-2
$\begingroup$

I was reading the Wikipedia article about Sucrose, when I noticed that the skeletal formula was missing some $\ce{C}$ and $\ce{H}$ atoms. The chemical formula being $\ce{C12H22O11}$, I counted the $11$ Oxygen parts. But there seem to be only $3$ $\ce{C}$ atoms and $14\, \ce{H}$ atoms, if I counted correctly. My chemistry lessons date back about $15$ years, so I'd like to understand where the missing carbon and oxygen is hidden within the skeletal formula.

$\endgroup$
4
  • 3
    $\begingroup$ Every point in the bond is a carbon atom.. H is just added to satisfy valency after.. You could read up on the bond-line formula of a compound.. $\endgroup$ Aug 27 '20 at 15:37
  • $\begingroup$ Ah, that makes sense. And the "bold" parts are CH ions then? That would account for the missing Hydrogen. $\endgroup$ Aug 27 '20 at 15:39
  • 2
    $\begingroup$ This Libretexts page should help. $\endgroup$ Aug 27 '20 at 15:40
  • $\begingroup$ Any formula is a condensed knowledge that must be unpacked by applying certain rules. For example, the mathematical formula for "eleven" is 11. One who does not know the rules might wonder why there are only two sticks and not eleven. Same thing here. $\endgroup$ Aug 27 '20 at 16:28
3
$\begingroup$

Since your chemistry lessons date back about 15 years, I'd loke to refreash your organic chemistry knowledge. You may need to be aware that carbon can make maximum if 4 single bonds. Therefore, when you have a line structure of organic compound like sucrose (see below), keep in mind that an each corner represent a carbon atom and appropriate hydrogen atoms, which are not shown. For example, if a corner contains only three bonds (as shown in most of sucrose molecule), then the forth bond is $\ce{C-H}$ bond:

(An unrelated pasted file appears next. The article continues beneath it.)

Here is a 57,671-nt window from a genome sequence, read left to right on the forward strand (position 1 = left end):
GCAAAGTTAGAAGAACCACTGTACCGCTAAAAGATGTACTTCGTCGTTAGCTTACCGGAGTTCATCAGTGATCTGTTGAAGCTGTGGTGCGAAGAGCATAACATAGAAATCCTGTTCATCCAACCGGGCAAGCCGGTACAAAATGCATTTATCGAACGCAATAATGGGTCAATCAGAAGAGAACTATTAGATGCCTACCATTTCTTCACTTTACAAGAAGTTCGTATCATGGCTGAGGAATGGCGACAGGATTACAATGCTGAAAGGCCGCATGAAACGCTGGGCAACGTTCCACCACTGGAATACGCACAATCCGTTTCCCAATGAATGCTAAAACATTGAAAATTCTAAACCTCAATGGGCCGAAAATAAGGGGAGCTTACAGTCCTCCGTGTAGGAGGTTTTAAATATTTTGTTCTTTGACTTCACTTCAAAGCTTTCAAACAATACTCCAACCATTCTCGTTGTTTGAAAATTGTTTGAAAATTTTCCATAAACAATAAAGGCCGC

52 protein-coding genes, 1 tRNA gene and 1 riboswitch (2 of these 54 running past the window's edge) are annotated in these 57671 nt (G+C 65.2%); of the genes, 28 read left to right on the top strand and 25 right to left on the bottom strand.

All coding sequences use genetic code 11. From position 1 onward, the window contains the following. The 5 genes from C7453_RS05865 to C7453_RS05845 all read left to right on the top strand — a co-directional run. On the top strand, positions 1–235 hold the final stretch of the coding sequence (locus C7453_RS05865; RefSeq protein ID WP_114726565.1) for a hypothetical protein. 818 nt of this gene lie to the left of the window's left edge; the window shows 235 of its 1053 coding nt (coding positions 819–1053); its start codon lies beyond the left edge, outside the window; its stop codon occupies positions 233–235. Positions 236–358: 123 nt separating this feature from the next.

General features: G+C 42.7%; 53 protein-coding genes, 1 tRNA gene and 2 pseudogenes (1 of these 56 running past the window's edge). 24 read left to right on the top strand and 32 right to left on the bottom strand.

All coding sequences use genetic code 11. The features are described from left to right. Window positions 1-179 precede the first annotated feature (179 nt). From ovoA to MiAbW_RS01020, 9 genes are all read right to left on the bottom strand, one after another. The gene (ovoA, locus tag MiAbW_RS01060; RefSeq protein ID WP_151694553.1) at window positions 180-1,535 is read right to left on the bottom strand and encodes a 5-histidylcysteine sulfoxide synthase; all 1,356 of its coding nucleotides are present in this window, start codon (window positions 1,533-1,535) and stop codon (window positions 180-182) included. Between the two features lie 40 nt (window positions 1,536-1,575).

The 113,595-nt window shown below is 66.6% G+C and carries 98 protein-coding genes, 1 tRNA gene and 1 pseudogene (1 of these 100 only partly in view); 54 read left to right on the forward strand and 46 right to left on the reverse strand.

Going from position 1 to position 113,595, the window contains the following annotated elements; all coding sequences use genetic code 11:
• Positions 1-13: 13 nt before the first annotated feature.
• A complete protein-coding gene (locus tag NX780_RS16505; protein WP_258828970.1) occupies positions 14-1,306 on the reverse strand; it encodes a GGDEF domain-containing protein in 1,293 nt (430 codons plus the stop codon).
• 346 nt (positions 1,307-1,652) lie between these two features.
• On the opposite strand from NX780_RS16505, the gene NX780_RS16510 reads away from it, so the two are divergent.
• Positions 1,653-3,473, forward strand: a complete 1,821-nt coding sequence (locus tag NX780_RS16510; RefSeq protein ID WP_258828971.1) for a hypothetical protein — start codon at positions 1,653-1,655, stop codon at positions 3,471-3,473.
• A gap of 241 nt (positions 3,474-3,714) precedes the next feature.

Sucrose Structure

I have put those $\ce{C-H}$ at each corner, which are representing them. However, the anomeric corner of fructose molecule already has 4 bonds. Therefore, that corner represents only $\ce{C}$ as indicated in turquoise color. Therefore, the molecular formula of sucrose can be counted as $\ce{C12H22O11}$.

$\endgroup$

Not the answer you're looking for? Browse other questions tagged or ask your own question.